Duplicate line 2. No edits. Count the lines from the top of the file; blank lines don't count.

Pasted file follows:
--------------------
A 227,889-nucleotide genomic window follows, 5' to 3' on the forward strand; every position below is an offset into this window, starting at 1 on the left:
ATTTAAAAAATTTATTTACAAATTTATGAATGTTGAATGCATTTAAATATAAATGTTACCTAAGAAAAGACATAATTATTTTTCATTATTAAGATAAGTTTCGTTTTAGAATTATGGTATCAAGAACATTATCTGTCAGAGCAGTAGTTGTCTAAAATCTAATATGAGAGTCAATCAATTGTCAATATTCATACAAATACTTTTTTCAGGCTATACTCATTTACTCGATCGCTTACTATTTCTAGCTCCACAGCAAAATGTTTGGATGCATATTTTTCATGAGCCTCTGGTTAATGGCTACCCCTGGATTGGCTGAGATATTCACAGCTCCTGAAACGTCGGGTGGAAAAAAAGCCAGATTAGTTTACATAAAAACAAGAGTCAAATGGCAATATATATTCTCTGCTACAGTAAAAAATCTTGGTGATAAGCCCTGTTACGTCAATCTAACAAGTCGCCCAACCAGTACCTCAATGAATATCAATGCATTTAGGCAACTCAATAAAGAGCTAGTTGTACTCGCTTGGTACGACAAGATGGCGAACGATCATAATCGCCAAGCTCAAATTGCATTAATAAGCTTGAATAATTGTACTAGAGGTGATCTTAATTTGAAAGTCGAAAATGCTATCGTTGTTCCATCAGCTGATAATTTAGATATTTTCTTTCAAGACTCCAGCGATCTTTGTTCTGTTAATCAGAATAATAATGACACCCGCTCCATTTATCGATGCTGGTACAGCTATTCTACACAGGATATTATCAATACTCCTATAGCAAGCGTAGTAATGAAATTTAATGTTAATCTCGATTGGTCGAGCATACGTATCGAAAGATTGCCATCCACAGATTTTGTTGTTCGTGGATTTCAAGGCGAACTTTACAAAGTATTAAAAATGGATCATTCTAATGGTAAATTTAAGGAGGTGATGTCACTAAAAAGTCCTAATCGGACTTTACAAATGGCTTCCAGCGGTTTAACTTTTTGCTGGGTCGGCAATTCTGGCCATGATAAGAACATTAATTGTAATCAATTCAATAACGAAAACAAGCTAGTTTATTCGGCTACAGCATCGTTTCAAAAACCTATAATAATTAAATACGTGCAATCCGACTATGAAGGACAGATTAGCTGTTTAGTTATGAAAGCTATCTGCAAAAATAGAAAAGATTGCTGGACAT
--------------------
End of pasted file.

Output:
ATTTAAAAAATTTATTTACAAATTTATGAATGTTGAATGCATTTAAATATAAATGTTACCTAAGAAAAGACATAATTATTTTTCATTATTAAGATAAGTTTCGTTTTAGAATTATGGTATCAAGAACATTATCTGTCAGAGCAGTAGTTGTCTAAAATCTAATATGAGAGTCAATCAATTGTCAATATTCATACAAATACTTTTTTCAGGCTATACTCATTTACTCGATCGCTTACTATTTCTAGCTCCACAGCAAAATGTTTGGATGCATATTTTTCATGAGCCTCTGGTTAATGGCTACCCCTGGATTGGCTGAGATATTCACAGCTCCTGAAACGTCGGGTGGAAAAAAAGCCAGATTAGTTTACATAAAAACAAGAGTCAAATGGCAATATATATTCTCTGCTACAGTAAAAAATCTTGGTGATAAGCCCTGTTACGTCAATCTAACAAGTCGCCCAACCAGTACCTCAATGAATATCAATGCATTTAGGCAACTCAATAAAGAGCTAGTTGTACTCGCTTGGTACGACAAGATGGCGAACGATCATAATCGCCAAGCTCAAATTGCATTAATAAGCTTGAATAATTGTACTAGAGGTGATCTTAATTTGAAAGTCGAAAATGCTATCGTTGTTCCATCAGCTGATAATTTAGATATTTTCTTTCAAGACTCCAGCGATCTTTGTTCTGTTAATCAGAATAATAATGACACCCGCTCCATTTATCGATGCTGGTACAGCTATTCTACACAGGATATTATCAATACTCCTATAGCAAGCGTAGTAATGAAATTTAATGTTAATCTCGATTGGTCGAGCATACGTATCGAAAGATTGCCATCCACAGATTTTGTTGTTCGTGGATTTCAAGGCGAACTTTACAAAGTATTAAAAATGGATCATTCTAATGGTAAATTTAAGGAGGTGATGTCACTAAAAAGTCCTAATCGGACTTTACAAATGGCTTCCAGCGGTTTAACTTTTTGCTGGGTCGGCAATTCTGGCCATGATAAGAACATTAATTGTAATCAATTCAATAACGAAAACAAGCTAGTTTATTCGGCTACAGCATCGTTTCAAAAACCTATAATAATTAAATACGTGCAATCCGACTATGAAGGACAGATTAGCTGTTTAGTTATGAAAGCTATCTGCAAAAATAGAAAAGATTGCTGGACAT